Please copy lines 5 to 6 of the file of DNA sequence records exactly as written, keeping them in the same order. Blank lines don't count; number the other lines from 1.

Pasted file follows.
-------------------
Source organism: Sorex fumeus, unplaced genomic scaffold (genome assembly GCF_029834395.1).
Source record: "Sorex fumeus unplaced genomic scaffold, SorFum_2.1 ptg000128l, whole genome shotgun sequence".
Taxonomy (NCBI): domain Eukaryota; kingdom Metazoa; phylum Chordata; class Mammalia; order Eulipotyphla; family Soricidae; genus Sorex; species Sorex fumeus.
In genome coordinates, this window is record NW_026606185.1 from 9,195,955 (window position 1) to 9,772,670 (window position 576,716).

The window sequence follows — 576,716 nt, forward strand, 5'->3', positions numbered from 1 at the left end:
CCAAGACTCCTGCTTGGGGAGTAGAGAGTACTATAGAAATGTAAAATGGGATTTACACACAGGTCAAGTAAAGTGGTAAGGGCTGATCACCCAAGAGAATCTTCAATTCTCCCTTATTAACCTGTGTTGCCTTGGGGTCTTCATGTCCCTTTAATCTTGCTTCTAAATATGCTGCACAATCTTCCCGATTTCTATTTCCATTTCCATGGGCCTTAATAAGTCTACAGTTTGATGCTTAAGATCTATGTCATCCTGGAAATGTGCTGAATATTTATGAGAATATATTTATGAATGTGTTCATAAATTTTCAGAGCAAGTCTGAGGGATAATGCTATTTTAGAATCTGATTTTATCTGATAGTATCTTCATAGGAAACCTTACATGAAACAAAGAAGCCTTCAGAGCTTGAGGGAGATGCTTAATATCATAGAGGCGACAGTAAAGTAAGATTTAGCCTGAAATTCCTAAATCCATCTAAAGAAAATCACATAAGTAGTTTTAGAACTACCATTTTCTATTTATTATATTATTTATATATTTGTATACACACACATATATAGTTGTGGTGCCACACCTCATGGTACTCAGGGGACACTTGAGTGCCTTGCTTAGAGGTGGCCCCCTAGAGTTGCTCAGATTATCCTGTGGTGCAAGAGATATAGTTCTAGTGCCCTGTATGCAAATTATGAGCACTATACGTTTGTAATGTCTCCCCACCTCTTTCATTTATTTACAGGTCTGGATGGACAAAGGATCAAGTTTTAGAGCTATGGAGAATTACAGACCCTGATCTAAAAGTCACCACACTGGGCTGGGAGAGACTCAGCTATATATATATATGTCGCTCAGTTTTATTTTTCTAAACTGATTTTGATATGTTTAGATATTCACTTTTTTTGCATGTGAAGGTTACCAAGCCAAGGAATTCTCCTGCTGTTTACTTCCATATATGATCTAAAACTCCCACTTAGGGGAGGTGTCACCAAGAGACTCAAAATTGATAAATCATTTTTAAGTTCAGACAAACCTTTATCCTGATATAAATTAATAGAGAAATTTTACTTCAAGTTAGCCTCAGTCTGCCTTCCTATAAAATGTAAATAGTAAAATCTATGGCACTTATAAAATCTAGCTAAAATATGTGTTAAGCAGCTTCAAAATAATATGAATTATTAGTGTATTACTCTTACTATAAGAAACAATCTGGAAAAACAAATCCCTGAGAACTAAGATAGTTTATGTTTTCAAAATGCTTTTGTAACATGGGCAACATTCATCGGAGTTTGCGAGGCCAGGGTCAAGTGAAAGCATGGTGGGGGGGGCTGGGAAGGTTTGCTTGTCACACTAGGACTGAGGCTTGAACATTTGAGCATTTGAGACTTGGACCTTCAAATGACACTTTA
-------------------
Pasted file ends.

The window sequence follows — 576,716 nt, forward strand, 5'->3', positions numbered from 1 at the left end:
CCAAGACTCCTGCTTGGGGAGTAGAGAGTACTATAGAAATGTAAAATGGGATTTACACACAGGTCAAGTAAAGTGGTAAGGGCTGATCACCCAAGAGAATCTTCAATTCTCCCTTATTAACCTGTGTTGCCTTGGGGTCTTCATGTCCCTTTAATCTTGCTTCTAAATATGCTGCACAATCTTCCCGATTTCTATTTCCATTTCCATGGGCCTTAATAAGTCTACAGTTTGATGCTTAAGATCTATGTCATCCTGGAAATGTGCTGAATATTTATGAGAATATATTTATGAATGTGTTCATAAATTTTCAGAGCAAGTCTGAGGGATAATGCTATTTTAGAATCTGATTTTATCTGATAGTATCTTCATAGGAAACCTTACATGAAACAAAGAAGCCTTCAGAGCTTGAGGGAGATGCTTAATATCATAGAGGCGACAGTAAAGTAAGATTTAGCCTGAAATTCCTAAATCCATCTAAAGAAAATCACATAAGTAGTTTTAGAACTACCATTTTCTATTTATTATATTATTTATATATTTGTATACACACACATATATAGTTGTGGTGCCACACCTCATGGTACTCAGGGGACACTTGAGTGCCTTGCTTAGAGGTGGCCCCCTAGAGTTGCTCAGATTATCCTGTGGTGCAAGAGATATAGTTCTAGTGCCCTGTATGCAAATTATGAGCACTATACGTTTGTAATGTCTCCCCACCTCTTTCATTTATTTACAGGTCTGGATGGACAAAGGATCAAGTTTTAGAGCTATGGAGAATTACAGACCCTGATCTAAAAGTCACCACACTGGGCTGGGAGAGACTCAGCTATATATATATATGTCGCTCAGTTTTATTTTTCTAAACTGATTTTGATATGTTTAGATATTCACTTTTTTTGCATGTGAAGGTTACCAAGCCAAGGAATTCTCCTGCTGTTTACTTCCATATATGATCTAAAACTCCCACTTAGGGGAGGTGTCACCAAGAGACTCAAAATTGATAAATCATTTTTAAGTTCAGACAAACCTTTATCCTGATATAAATTAATAGAGAAATTTTACTTCAAGTTAGCCTCAGTCTGCCTTCCTATAAAATGTAAATAGTAAAATCTATGGCACTTATAAAATCTAGCTAAAATATGTGTTAAGCAGCTTCAAAATAATATGAATTATTAGTGTATTACTCTTACTATAAGAAACAATCTGGAAAAACAAATCCCTGAGAACTAAGATAGTTTATGTTTTCAAAATGCTTTTGTAACATGGGCAACATTCATCGGAGTTTGCGAGGCCAGGGTCAAGTGAAAGCATGGTGGGGGGGGCTGGGAAGGTTTGCTTGTCACACTAGGACTGAGGCTTGAACATTTGAGCATTTGAGACTTGGACCTTCAAATGACACTTTA